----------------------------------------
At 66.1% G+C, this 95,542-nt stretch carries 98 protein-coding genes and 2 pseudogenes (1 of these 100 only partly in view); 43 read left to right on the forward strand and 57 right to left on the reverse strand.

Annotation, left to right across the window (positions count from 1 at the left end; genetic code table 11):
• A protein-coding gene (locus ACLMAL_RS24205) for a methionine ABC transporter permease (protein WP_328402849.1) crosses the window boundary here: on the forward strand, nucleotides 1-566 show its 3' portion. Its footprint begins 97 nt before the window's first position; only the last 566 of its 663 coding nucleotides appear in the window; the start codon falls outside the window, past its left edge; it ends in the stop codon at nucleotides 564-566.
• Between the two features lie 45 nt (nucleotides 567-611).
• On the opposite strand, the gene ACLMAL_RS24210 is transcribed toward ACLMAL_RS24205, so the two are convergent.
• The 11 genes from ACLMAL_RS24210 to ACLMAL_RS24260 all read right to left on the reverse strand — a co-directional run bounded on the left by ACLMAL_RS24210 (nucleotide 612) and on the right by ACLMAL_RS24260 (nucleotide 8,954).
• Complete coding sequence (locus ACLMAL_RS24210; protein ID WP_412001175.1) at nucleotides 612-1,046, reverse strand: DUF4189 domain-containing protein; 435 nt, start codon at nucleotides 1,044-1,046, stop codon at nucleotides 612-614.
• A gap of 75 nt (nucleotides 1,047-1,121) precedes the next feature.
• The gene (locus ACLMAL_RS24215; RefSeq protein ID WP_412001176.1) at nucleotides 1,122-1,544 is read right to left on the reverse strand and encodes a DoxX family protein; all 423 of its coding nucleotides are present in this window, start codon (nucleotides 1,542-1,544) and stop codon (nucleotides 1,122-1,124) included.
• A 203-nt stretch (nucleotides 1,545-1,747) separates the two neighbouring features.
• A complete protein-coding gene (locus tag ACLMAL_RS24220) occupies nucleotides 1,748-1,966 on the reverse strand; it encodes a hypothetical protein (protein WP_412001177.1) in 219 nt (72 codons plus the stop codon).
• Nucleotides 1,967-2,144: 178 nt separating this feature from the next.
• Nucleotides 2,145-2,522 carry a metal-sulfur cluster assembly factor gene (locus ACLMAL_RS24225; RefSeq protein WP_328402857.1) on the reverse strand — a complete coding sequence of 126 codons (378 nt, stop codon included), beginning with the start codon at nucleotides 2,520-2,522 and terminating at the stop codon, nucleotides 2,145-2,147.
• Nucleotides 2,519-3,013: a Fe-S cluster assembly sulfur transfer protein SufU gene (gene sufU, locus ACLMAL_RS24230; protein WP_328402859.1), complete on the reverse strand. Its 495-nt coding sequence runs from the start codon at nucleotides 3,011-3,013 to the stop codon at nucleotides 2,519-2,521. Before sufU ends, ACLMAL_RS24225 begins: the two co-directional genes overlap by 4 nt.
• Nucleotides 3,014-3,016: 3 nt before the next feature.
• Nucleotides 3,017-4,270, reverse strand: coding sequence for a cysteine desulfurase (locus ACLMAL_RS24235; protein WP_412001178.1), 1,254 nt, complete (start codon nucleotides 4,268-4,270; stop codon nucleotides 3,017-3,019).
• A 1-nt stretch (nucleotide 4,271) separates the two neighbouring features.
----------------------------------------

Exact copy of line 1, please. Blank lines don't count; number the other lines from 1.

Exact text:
At 66.1% G+C, this 95,542-nt stretch carries 98 protein-coding genes and 2 pseudogenes (1 of these 100 only partly in view); 43 read left to right on the forward strand and 57 right to left on the reverse strand.